UPDATED: 8:00 a.m. ET, Sept. 11, 2023
The nation forever changed 22 years ago when 3,000 people were killed in New York City, at the Pentagon and in a field in rural Pennsylvania in terror attacks orchestrated by al Qaeda leader Osama bin Laden on Sept. 11, 2001.
Ever since then, the horror of it all replays like a bad movie on the anniversary and fresh wounds are reopened. Here, NewsOne remembers some of the unsung heroes of color who stood on the front lines during and following the devastating attacks on 9/11.
NYPD Sgt. Rodney Gillis was killed in the terror attacks on the World Trade Center while he was saving people.
“That was what Rodney would do,” former NYPD detective Madeline Lawrence recalled in an interview with USA Today. Lawrence said Gillis always put others first, as evidenced by how he jumped to action even though he wasn’t on duty that day.
“He was our sergeant, and he looked out for us,” Lawrence added. “He appreciated the magnitude of those buildings.”
The stories of a group of African American firefighters — Vernon Cherry, Tarel Coleman, Andre Fletcher, Keith Glascoe, Ronnie L. Henderson, William L. Henry Jr., Gerard Jean Baptiste, Karl Joseph, Keithroy Maynard, Shawn E. Powell, Vernon Richard and Leon W. Smith Jr. — who gave their lives at the World Trade Center site to save others on 9/11 have gone largely untold. Craig Kelly, a former firefighter and a grief counselor who worked with the fallen heroes’ families, was compelled to chronicle the aftermath of their deaths and made his research into a documentary, All Our Sons–Fallen Heroes of 9/11, which was released in 2004. The tribute memorializes the fateful day’s heroic lives and what they meant to their communities.
Regina Wilson was also working as a second-year FDNY firefighter during the 9/11 terror attacks.
“We had to draft water from the river in order to put fires out,” Wilson told the AFRO News. “We spent most of the time trying to collect it and hook up with the marine units so that we could draft water to put out some of these building fires and car fires all over the place. You just didn’t even know where to start.”
Wilson said the aforementioned Black firefighters will never be forgotten.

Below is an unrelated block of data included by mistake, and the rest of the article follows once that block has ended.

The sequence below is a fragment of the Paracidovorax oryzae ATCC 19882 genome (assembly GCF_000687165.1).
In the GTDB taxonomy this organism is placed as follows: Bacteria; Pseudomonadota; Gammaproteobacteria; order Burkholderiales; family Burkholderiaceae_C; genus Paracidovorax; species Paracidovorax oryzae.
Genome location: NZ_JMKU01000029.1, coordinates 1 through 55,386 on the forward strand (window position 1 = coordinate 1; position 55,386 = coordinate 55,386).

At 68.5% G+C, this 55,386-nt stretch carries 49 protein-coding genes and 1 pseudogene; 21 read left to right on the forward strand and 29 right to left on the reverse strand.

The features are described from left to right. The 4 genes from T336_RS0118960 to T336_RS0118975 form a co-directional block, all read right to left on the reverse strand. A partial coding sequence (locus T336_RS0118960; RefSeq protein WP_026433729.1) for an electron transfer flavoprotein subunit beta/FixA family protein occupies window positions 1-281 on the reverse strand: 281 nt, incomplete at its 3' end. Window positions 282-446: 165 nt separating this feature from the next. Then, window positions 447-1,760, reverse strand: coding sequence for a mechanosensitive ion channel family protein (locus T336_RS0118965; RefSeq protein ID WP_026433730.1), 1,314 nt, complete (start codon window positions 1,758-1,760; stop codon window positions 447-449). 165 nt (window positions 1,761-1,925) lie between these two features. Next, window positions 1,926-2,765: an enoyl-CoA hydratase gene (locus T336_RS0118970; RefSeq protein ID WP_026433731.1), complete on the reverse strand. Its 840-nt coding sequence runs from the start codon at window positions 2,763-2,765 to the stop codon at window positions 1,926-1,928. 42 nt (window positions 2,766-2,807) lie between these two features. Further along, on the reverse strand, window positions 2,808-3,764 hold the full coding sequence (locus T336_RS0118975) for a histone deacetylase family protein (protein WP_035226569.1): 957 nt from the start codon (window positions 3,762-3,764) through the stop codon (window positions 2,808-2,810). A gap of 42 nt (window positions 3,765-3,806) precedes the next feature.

“Every year we go and pay our respects and pay homage to those Black members that passed away because the media doesn’t recognize their lives and their purpose,” Wilson added.
U.S. Marine Jason Thomas, who was 32 at the time, ran “toward Ground Zero” at the World Trade Center with only a flashlight and a shovel and made the decision to help as many people as he could. He ended up unearthing a pair of police officers buried beneath 20 feet of debris. But then Thomas disappeared. No one knew of his identity until he was finally unmasked four years later.
Despite his heroics, Thomas was portrayed as a white man in the 2006 film World Trade because, well, systemic racism.
The filmmakers later apologized for their inaccuracy, but Thomas, ever the patriot, just laughed it off and said he didn’t want to “shed any negativity on what they were trying to show.”
Children aboard Flight 77
Way too young to understand the evils of the world, three bright lights were permanently dimmed on 9/11: Asia Cottom, Rodney Dickens and Bernard Curtis Brown II. All age 11, the children were aboard the fateful Flight 77 when it crashed into the Pentagon. The precocious youths had been handpicked to represent three middle schools in the Washington, D.C., area and travel to the Channel Island National Marine Sanctuary near Santa Barbara, California, to participate in a National Geographic Society research project called “Sustainable Seas Expedition.” The children were accompanied by a teacher and two National Geographic representatives. Sadly, all of the passengers on Flight 77 were killed. The children and their chaperones’ memories were honored when the then-mayor of Washington, D.C.— in conjunction with D.C. public schools, the Department of Parks and Recreation, the National Geographic Society, the Anacostia Watershed Society and the Earth Conservation Corp. — turned the islands of Kingman and Heritage into sanctuaries.